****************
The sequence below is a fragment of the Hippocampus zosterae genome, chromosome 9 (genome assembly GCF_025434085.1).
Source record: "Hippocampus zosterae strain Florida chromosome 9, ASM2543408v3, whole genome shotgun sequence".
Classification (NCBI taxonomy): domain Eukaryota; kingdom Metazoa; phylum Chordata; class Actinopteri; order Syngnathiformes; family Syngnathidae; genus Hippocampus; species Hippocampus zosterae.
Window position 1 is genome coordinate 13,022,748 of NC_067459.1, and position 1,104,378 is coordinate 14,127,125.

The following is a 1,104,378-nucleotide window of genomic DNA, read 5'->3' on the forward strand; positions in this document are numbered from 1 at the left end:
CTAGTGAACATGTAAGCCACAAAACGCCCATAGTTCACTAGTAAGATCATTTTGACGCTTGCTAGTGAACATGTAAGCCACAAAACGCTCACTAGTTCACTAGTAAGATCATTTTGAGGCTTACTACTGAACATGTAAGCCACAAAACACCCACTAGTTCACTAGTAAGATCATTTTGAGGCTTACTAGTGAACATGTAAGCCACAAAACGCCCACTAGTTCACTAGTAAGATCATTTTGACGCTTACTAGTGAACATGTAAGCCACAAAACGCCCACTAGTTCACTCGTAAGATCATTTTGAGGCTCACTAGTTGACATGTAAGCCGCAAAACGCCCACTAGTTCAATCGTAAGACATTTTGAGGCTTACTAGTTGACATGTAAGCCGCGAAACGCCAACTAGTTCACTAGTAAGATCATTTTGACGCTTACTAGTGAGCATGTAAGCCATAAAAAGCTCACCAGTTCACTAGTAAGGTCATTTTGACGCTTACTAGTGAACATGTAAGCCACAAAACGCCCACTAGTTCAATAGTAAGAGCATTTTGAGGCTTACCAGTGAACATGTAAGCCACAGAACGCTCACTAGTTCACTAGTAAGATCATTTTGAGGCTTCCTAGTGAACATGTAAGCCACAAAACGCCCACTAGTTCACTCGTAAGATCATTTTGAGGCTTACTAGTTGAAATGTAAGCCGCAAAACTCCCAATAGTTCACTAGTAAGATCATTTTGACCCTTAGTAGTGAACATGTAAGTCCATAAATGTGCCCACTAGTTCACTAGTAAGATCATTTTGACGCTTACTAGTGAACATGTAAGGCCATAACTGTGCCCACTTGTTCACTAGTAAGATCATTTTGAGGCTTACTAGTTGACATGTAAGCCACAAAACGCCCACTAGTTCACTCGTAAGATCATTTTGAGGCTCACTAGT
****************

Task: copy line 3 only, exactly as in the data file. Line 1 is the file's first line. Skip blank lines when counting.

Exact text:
Classification (NCBI taxonomy): domain Eukaryota; kingdom Metazoa; phylum Chordata; class Actinopteri; order Syngnathiformes; family Syngnathidae; genus Hippocampus; species Hippocampus zosterae.